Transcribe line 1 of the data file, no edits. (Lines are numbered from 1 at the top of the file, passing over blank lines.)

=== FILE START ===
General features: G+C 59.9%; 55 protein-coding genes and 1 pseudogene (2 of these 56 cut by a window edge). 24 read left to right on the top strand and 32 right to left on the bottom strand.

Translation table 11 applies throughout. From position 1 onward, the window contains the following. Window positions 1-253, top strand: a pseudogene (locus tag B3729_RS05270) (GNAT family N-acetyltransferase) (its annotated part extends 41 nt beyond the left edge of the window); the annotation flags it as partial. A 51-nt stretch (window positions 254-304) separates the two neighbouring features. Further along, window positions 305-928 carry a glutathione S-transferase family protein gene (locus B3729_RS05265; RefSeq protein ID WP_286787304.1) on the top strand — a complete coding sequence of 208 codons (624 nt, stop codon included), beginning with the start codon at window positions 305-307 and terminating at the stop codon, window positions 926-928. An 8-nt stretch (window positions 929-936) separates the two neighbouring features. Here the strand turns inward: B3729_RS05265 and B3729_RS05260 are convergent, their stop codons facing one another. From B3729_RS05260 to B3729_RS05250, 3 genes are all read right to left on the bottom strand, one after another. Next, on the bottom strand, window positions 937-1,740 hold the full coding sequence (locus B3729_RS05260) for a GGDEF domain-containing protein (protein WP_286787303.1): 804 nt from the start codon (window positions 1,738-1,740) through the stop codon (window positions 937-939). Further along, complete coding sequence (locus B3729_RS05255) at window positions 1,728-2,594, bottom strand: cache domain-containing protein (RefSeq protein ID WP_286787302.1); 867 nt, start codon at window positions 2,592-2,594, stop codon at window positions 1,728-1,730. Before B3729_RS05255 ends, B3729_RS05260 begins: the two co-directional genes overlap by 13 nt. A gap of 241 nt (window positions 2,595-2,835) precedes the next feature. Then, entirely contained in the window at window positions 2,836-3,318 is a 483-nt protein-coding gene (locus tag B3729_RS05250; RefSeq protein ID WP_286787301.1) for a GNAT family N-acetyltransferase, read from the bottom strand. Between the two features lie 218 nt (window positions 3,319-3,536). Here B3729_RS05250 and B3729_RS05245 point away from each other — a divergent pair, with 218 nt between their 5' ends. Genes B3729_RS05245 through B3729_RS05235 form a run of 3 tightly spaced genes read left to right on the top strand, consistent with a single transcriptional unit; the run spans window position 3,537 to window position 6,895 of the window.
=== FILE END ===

General features: G+C 59.9%; 55 protein-coding genes and 1 pseudogene (2 of these 56 cut by a window edge). 24 read left to right on the top strand and 32 right to left on the bottom strand.